A large glass of Coke
Jamie was watching from his bedroom window. The visitor glanced up at him before pushing open the gate, slipping through, and allowing it to clang shut behind him. The twilight limited Jamie’s identification, but sensing possible danger, he left his room and took the stairs two at a time. He was able to open the front door before the bell had chimed.
The stranger looked him up and down. ‘Mr Gardner?’
‘Mr Malcolm Gardner?’
‘No, I’m his son, can I help you?’
‘I would prefer to have a word with your father, is he in?’
‘What’s it about?’
‘Is your father in, please?’
‘I’ll go and see.’
In less than a minute, Jamie had returned to the doorway. ‘He’s rather busy at the moment; he asked why you wanted to see him.’
The stranger glared at Jamie, whose face reddened under the scrutiny. ‘How old are you?’
‘… Seventeen …’
‘Well, if you want to celebrate your eighteenth birthday, stay away from Prêt A Manger in the High Street, and stop following my wife. She is almost old enough to be your mother, and is disturbed and annoyed by your attentions. Do I make myself clear?’
Daniel nodded vigorously and watched the man march down the path before he closed the door.
Although he had responded, Jamie had not registered any of the words which followed mother. He slowly climbed the stairs, and on entering his room, threw himself down on the bed.
As images of his late mother and the woman slide-showed through his mind, the tears began. It was two weeks after the funeral when he had first seen her, leaving the Solicitor’s Office where he assumed she worked. His immediate reaction was shock. She was wearing a dark green coat with brown high-heeled shoes; her hair was cut in a bob and she walked, swinging her bag, head held high. She was the image of his mother, as he remembered her ten years previously.
As he followed the woman, his mind whorled. Although his mother had never spoken of a sibling, could she be a younger sister?
It had become his regular practice to hang around opposite the office, await her exit and once she had begun her journey, to follow. Initially he had maintained a distance, but as in his mind he engaged in conversation with the woman, he walked closer and closer until she must have become aware of him, and reported the matter to her husband.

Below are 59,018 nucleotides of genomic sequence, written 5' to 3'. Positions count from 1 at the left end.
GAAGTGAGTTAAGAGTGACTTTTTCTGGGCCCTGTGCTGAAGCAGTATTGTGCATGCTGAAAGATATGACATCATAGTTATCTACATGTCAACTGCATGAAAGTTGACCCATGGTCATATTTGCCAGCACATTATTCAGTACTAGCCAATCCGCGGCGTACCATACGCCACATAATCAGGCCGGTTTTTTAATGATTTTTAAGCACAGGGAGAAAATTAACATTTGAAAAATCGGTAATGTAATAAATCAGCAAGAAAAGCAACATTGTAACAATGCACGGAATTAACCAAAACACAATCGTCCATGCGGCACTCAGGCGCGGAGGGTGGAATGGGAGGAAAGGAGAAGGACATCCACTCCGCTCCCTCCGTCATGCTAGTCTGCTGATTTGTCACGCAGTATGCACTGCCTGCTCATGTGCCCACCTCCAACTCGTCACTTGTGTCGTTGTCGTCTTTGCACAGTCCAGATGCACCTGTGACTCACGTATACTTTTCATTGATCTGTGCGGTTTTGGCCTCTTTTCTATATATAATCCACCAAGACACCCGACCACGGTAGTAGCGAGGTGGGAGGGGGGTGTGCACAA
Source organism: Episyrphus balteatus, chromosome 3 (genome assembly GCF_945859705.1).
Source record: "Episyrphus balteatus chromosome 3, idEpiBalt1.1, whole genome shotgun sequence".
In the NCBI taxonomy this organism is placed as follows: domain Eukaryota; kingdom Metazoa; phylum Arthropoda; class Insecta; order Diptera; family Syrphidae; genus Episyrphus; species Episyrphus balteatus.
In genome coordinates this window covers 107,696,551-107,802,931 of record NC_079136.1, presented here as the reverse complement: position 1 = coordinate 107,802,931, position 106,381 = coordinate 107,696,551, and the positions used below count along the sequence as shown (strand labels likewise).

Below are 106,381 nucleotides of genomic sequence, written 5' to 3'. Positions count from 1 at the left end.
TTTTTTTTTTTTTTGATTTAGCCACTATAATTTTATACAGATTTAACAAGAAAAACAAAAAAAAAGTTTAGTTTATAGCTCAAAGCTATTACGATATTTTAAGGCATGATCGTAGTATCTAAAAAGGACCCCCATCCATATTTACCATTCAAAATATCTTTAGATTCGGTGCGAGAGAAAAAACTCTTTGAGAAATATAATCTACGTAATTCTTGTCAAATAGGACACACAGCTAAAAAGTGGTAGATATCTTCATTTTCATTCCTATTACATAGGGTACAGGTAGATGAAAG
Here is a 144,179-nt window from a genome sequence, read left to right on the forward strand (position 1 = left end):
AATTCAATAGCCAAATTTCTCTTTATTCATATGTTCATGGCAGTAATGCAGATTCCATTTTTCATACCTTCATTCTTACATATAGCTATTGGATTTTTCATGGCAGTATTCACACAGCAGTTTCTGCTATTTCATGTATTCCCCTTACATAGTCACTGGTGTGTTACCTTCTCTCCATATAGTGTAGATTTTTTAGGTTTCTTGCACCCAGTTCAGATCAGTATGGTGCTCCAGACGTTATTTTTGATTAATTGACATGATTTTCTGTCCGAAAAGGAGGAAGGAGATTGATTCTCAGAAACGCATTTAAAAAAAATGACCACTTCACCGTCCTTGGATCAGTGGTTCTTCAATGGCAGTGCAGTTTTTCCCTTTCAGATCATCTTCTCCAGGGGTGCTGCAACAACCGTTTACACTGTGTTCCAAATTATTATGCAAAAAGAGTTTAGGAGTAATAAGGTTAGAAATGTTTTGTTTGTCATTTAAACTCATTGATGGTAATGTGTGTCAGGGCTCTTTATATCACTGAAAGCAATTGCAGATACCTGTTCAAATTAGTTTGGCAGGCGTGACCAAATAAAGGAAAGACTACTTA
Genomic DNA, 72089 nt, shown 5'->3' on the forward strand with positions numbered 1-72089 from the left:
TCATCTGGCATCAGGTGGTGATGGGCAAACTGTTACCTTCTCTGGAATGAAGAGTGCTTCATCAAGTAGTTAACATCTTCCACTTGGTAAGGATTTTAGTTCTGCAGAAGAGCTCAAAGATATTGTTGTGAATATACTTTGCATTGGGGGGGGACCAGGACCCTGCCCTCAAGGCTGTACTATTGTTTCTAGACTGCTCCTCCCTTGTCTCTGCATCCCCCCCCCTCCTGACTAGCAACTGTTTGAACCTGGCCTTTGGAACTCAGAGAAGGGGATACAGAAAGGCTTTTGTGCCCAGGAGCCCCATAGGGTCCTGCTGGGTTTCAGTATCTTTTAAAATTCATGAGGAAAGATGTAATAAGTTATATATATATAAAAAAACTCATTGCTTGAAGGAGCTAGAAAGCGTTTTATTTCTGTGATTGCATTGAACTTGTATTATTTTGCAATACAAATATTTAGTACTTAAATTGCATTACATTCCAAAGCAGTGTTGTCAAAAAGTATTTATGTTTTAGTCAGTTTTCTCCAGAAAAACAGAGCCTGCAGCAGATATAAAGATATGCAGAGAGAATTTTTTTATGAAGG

He had planned an approach for the following day; ask if by any chance she might be his aunt. He realised that such action would now be impossible; he would never know. His cries developed into sobs, his body shaking with the intensity.
About the Author
Having spent the best part of thirty-five years writing reports on such subjects as ‘Provision of Caravan Sites for Travellers’ and ’Aspects of Pest Control in the Urban Environment’, Roger Noons began even more creative writing in 2006, when he completed a screenplay for a friend who is an amateur film maker. After the film was made, he wrote further scripts and having become addicted, began to pen short stories and poems. He occasionally produces memoirs and other non-fiction. He has begun to perform his poems, and has just published ’An A to Z by RLN’, an anthology of 26 short stories. He intends by the end of the year to have followed that up with a novella.
He is a member of two Writers Groups and tries his hardest to write something every day. As well as CaféLit, he has had credits in West Midlands newspapers, The Daily Telegraph, Paragraph Planet, Raw Edge and a number of Anthologies.
Roger is a regular contributor to the CaféLit site and a couple of his stories have been selected for theBest of CaféLit 2012.
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